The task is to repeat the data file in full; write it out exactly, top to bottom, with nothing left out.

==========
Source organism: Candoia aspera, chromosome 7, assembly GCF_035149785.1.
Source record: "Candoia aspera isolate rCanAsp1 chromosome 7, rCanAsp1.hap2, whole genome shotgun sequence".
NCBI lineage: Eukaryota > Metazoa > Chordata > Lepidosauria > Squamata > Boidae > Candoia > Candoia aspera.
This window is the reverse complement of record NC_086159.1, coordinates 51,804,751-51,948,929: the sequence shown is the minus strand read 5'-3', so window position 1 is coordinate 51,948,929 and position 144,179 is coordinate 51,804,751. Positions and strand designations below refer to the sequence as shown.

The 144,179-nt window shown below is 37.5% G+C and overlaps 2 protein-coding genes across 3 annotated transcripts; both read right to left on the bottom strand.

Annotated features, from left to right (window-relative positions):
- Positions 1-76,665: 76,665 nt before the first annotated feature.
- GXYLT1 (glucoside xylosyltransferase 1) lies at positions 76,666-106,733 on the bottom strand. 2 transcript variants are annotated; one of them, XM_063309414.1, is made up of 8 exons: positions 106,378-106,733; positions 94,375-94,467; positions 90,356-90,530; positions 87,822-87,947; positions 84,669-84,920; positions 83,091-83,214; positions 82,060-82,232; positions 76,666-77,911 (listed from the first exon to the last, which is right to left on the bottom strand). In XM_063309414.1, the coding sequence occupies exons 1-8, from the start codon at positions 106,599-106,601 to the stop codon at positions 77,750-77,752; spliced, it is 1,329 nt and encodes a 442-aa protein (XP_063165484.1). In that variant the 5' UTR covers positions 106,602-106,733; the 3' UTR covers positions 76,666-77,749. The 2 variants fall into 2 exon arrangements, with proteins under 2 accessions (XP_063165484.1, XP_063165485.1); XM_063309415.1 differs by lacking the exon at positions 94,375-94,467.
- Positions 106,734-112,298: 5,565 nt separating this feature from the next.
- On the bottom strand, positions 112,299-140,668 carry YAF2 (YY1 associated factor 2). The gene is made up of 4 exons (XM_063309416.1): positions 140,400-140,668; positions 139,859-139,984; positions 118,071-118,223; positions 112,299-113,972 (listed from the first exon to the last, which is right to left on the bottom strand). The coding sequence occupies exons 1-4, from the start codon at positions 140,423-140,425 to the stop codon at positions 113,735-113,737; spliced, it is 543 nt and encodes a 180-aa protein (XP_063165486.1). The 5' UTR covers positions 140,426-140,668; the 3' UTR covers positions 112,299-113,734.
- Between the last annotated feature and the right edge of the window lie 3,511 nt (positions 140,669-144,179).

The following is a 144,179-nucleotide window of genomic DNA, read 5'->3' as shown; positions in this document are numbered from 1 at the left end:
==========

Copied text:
Source organism: Candoia aspera, chromosome 7, assembly GCF_035149785.1.
Source record: "Candoia aspera isolate rCanAsp1 chromosome 7, rCanAsp1.hap2, whole genome shotgun sequence".
NCBI lineage: Eukaryota > Metazoa > Chordata > Lepidosauria > Squamata > Boidae > Candoia > Candoia aspera.
This window is the reverse complement of record NC_086159.1, coordinates 51,804,751-51,948,929: the sequence shown is the minus strand read 5'-3', so window position 1 is coordinate 51,948,929 and position 144,179 is coordinate 51,804,751. Positions and strand designations below refer to the sequence as shown.

The 144,179-nt window shown below is 37.5% G+C and overlaps 2 protein-coding genes across 3 annotated transcripts; both read right to left on the bottom strand.

Annotated features, from left to right (window-relative positions):
- Positions 1-76,665: 76,665 nt before the first annotated feature.
- GXYLT1 (glucoside xylosyltransferase 1) lies at positions 76,666-106,733 on the bottom strand. 2 transcript variants are annotated; one of them, XM_063309414.1, is made up of 8 exons: positions 106,378-106,733; positions 94,375-94,467; positions 90,356-90,530; positions 87,822-87,947; positions 84,669-84,920; positions 83,091-83,214; positions 82,060-82,232; positions 76,666-77,911 (listed from the first exon to the last, which is right to left on the bottom strand). In XM_063309414.1, the coding sequence occupies exons 1-8, from the start codon at positions 106,599-106,601 to the stop codon at positions 77,750-77,752; spliced, it is 1,329 nt and encodes a 442-aa protein (XP_063165484.1). In that variant the 5' UTR covers positions 106,602-106,733; the 3' UTR covers positions 76,666-77,749. The 2 variants fall into 2 exon arrangements, with proteins under 2 accessions (XP_063165484.1, XP_063165485.1); XM_063309415.1 differs by lacking the exon at positions 94,375-94,467.
- Positions 106,734-112,298: 5,565 nt separating this feature from the next.
- On the bottom strand, positions 112,299-140,668 carry YAF2 (YY1 associated factor 2). The gene is made up of 4 exons (XM_063309416.1): positions 140,400-140,668; positions 139,859-139,984; positions 118,071-118,223; positions 112,299-113,972 (listed from the first exon to the last, which is right to left on the bottom strand). The coding sequence occupies exons 1-4, from the start codon at positions 140,423-140,425 to the stop codon at positions 113,735-113,737; spliced, it is 543 nt and encodes a 180-aa protein (XP_063165486.1). The 5' UTR covers positions 140,426-140,668; the 3' UTR covers positions 112,299-113,734.
- Between the last annotated feature and the right edge of the window lie 3,511 nt (positions 140,669-144,179).

The following is a 144,179-nucleotide window of genomic DNA, read 5'->3' as shown; positions in this document are numbered from 1 at the left end: